A cantonese classic and probably the best known Chinese recipe. Sweet and Sour Pork, or Gu Lao Rou, is as flavorful as it sounds. With its perfect balance between sweet and sour flavors, crunchy yet tender texture, and delightful color, this dish is an all time favorite at the dining table.
Delicious as it is, Sweet and Sour Pork is actually very easy to make. It’s flexible when it comes to ingredients and even the cooking method. Some prefer boneless pork ribs, tenderloin, or fatty pork belly. Other ingredients vary from pickled cabbage to colorful fruits. For Chef Luo, his first choice is fatty pork belly. The fat ensures a moist and tender texture, while the frying process makes it less greasy.
- Pork belly
- Bell pepper
- Liquid starch
- Starch powder
Sweet and Sour Sauce:
- Brown sugar – 1/3 slab
- Lemon – half
- White vinegar – 2 tbsp
- Liquid starch – 1 tbsp
- Water – 1 cup
- Tenderize the meat using the knife spine. Then cut into 1/2 inch pieces.
- Mix meat with salt, sugar, egg yolk, and liquid starch, then lightly coat with one layer of starch.
- Cut onion and bell peppers into similar size pieces.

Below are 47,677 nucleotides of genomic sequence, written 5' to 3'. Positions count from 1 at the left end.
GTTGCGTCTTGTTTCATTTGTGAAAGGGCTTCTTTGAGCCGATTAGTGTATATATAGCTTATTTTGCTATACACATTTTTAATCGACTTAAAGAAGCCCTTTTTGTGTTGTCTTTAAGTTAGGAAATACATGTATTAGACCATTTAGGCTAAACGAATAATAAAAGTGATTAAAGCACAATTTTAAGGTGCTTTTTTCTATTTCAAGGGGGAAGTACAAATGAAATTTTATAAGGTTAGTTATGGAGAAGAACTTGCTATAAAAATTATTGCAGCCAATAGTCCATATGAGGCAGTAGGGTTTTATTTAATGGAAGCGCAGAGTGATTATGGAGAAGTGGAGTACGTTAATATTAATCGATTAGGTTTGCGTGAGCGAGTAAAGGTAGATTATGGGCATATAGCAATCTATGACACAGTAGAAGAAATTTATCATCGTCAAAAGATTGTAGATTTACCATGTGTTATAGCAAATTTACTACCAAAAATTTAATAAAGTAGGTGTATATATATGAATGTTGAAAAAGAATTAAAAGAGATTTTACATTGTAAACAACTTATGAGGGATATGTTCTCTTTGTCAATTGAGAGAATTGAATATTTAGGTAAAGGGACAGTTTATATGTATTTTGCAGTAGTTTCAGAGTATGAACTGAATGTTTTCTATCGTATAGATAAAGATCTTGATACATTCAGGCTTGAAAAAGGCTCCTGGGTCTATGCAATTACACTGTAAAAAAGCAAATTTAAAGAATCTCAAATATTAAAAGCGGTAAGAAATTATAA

- Prepare the sweet and sour sauce by boiling brown sugar slab and vinegar in water.
- Heat oil to 70% high, deep fry the meat until it floats to the top.
- Parboil the onion and bell peppers, then stir fry with pineapple pieces.
- Add in the sweet and sour sauce, and squeeze juice from half of a lemon, then thicken with starch.
- Once the sauce is boiling, bring in the meat, stir evenly and serve.
The secret to this dish lies in a perfect balance between sweet and sour flavors, which calls for the right amount of salt and seasoning.
Pounding the meat with the back of the knife tenderizes it, making it easier to absorb the seasoning.
How to know the meat is ready: Gently tap the meat, well-cooked meat will soon rise to the surface after the tap
Pour in the sauce before mixing in the meat so that the outer layer stays crispy.
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Origin of Gu Lao Rou:
- This dish is so appetizing with its combination of sweetness and tartness that it makes your mouth water.
- The crispy pork pieces are so moist and tender inside that people just gulped them down with a sound of “Gu Lu.”
- During Qing Dynasty, “sweet and sour pork chop” was a popular dish among many westerners in Guangzhou. Yet the need to spit out bones became a major complaint. The chefs solved this problem by replacing pork chops with lean meat, and thus the birth of the Gu Lao Rou. Gu Lao, in turn, recalls the long history of the pork chop dish.